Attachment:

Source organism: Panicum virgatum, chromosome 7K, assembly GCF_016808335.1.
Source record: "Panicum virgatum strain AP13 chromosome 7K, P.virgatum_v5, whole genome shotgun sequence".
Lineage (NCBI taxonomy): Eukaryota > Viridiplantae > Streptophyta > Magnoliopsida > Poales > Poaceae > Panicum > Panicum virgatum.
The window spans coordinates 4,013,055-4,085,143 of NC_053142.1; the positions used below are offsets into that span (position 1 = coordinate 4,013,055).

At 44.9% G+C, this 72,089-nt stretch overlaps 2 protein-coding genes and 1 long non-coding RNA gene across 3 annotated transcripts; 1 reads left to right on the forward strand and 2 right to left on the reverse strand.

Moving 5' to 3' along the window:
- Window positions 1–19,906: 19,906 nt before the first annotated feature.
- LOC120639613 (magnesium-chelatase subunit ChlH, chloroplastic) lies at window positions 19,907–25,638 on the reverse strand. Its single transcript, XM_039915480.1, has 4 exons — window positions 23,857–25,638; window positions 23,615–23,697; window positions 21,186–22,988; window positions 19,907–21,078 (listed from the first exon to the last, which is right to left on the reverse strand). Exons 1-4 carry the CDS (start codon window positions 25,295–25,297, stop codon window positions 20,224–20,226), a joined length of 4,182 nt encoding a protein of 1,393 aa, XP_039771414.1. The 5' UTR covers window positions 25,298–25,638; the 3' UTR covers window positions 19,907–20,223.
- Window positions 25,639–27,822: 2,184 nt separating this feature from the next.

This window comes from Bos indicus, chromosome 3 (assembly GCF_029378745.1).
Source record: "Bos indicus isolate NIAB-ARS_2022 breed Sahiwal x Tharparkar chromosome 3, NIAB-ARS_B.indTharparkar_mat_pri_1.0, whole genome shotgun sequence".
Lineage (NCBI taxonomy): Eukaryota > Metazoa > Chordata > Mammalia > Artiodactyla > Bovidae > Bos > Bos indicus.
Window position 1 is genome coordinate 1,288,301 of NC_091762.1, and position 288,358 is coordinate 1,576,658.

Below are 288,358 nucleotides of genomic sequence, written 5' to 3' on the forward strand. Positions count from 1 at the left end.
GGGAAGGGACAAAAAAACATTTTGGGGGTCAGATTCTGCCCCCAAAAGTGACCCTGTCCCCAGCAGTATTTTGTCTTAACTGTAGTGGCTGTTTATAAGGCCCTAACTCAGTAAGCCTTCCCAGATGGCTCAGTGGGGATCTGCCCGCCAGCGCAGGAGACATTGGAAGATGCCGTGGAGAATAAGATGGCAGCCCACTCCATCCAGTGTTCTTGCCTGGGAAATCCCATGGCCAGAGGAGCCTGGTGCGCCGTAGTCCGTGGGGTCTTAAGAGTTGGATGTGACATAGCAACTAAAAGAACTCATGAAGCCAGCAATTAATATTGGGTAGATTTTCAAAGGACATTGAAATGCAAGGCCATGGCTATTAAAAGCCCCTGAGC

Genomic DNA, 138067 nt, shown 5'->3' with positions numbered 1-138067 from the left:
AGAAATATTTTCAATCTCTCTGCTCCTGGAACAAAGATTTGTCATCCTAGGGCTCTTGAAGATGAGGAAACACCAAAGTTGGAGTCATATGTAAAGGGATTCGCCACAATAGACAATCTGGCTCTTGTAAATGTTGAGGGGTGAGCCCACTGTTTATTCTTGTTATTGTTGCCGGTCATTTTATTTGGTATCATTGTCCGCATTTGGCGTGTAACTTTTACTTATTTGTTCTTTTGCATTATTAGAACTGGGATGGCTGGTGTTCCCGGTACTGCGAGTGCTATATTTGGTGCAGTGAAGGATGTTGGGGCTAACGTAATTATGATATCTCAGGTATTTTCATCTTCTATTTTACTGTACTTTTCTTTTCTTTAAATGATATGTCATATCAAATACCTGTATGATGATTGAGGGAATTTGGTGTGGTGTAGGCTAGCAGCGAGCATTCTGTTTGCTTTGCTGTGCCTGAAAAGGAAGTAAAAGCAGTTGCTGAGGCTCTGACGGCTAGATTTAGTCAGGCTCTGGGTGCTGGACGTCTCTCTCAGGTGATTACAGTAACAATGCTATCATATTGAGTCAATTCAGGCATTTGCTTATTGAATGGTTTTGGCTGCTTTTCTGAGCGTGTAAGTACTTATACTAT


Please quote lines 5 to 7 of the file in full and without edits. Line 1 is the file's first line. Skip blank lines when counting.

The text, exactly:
At 44.9% G+C, this 72,089-nt stretch overlaps 2 protein-coding genes and 1 long non-coding RNA gene across 3 annotated transcripts; 1 reads left to right on the forward strand and 2 right to left on the reverse strand.

Moving 5' to 3' along the window:
- Window positions 1–19,906: 19,906 nt before the first annotated feature.